Celebrating the 130 Year History of the Big Island, VA Paper Mill
In the early days of COVID, Americans left the city and suburbs in record numbers for more rural communities as technology enabled safer telecommuting and less dense areas offered initially low COVID infection rates. That new lens on rural America made the story of Georgia-Pacific’s Big Island mill in rural Bedford County, Virginia a particularly interesting Faces of the Forest video prospect. Until now, our series has been very focused on the independent tree landowners and families who are the backbone of the U.S. forest products industry. But Bedford County with its population of less than 100,000 residents, a historic paper mill and the National D-Day Memorial nearby, we knew we had to go beyond the story of the local forest owners and workers and hear more about how this mill has anchored a community.
We were not disappointed.
Turns out that the facility has been making paper for an astounding 130 years, and its storied “1PM” paper machine has been in continuous operation that entire time.
More importantly, the mill and its employees have been part of the Bedford area’s history, persevering through World Wars, depressions, upheavals, fires, floods, and all manner of social and technological change. The mill was retooled to make shell casings during World War II. The Bedford County area lost 20 young men in the D-Day landings. The 20 deaths, 19 from one army company, were among the steepest death tolls of any U.S. community. Today, some current Big Island employees are the fourth generation in their families to work in the mill, a continuity and rootedness you can feel when you’re there.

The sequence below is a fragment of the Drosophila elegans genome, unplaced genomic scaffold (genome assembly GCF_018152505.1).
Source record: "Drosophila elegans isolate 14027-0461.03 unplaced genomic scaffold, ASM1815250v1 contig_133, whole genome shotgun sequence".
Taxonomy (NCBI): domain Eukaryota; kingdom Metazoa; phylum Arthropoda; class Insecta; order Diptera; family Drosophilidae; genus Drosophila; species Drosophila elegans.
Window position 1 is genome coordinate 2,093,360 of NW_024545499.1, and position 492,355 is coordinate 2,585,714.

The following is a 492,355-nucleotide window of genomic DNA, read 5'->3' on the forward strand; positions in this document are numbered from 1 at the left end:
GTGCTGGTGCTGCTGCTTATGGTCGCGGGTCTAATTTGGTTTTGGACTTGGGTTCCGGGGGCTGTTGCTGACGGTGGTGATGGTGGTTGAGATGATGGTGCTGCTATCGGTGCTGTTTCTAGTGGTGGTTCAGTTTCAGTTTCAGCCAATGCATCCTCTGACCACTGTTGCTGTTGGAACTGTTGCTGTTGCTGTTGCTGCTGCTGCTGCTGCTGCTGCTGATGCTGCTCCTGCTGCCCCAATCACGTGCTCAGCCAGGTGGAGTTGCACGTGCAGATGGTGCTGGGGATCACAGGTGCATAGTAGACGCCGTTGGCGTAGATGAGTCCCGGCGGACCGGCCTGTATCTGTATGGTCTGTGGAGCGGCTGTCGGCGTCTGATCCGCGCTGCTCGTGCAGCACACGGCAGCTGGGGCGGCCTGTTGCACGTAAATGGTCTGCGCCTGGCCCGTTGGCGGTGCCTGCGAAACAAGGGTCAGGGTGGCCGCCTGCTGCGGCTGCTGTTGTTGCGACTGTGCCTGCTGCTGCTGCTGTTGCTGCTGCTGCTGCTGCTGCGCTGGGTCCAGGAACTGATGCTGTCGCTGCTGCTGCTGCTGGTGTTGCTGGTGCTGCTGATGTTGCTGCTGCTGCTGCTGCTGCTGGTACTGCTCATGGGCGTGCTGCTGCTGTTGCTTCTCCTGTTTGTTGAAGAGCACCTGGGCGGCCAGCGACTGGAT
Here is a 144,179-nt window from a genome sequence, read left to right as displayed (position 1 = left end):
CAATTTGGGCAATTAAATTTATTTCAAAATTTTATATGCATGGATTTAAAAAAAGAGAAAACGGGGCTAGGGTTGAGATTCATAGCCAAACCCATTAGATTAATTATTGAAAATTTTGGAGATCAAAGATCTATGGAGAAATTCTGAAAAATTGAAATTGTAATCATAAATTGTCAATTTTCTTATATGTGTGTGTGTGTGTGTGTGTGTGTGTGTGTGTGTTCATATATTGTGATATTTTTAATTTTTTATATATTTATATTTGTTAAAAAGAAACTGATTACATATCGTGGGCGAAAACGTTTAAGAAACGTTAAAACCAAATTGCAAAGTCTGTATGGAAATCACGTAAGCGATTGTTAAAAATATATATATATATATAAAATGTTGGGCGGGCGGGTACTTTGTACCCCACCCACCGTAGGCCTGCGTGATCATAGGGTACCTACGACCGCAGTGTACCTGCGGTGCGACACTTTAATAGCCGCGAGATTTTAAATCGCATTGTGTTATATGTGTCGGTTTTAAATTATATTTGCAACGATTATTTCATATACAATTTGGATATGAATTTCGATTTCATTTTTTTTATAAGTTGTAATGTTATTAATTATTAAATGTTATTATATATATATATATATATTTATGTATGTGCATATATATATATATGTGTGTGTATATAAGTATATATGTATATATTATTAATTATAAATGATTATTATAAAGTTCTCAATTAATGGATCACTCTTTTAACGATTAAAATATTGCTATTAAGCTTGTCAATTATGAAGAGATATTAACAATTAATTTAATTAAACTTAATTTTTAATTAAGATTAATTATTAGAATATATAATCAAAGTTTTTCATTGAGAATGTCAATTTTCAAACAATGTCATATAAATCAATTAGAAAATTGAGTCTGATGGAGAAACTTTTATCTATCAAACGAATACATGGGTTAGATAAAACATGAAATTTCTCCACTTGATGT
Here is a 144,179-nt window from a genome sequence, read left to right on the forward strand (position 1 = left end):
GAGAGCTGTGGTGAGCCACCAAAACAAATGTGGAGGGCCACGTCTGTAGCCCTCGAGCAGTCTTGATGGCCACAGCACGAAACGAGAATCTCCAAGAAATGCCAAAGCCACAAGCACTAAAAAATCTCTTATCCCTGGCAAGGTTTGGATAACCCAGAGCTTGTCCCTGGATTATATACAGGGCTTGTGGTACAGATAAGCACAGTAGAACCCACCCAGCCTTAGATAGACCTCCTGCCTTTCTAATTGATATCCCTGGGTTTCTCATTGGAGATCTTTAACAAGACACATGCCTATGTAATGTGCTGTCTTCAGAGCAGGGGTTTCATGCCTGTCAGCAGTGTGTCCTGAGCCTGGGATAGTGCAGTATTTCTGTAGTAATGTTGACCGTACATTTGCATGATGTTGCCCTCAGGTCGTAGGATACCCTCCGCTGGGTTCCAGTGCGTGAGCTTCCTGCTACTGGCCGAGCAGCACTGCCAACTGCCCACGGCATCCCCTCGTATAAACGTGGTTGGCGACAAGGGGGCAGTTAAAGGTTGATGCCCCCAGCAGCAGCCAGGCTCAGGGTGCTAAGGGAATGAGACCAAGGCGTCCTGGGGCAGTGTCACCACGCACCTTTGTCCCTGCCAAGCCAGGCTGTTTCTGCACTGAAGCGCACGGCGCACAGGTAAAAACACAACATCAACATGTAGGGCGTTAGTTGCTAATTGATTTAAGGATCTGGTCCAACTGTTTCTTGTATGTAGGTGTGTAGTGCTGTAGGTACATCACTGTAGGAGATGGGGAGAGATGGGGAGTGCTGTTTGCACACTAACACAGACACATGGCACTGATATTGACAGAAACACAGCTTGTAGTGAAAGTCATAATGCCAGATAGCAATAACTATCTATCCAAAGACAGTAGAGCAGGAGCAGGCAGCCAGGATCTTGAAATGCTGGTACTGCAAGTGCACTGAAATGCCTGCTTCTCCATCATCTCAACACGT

There are a lot of layers to this mill’s story. For me, learning how the mill employees pride themselves on their environmentally sensitive practices every bit as core to the mill’s performance as they are to forest landowners they source from. This demonstrated why the partnership between the two works so well in incentivizing responsible forest stewardship.
The paper industry has changed and grown as our communities have changed and grown. Papermaking looks different in many ways than it did in 1891—and we’ve certainly come a long way on sustainability—but there is also great continuity there that connects our industry and our forests to many generations and their dreams. Big Island, like our industry, is just as relevant and vital now as it was in 1891, and I have every reason to think it will continue into the next century.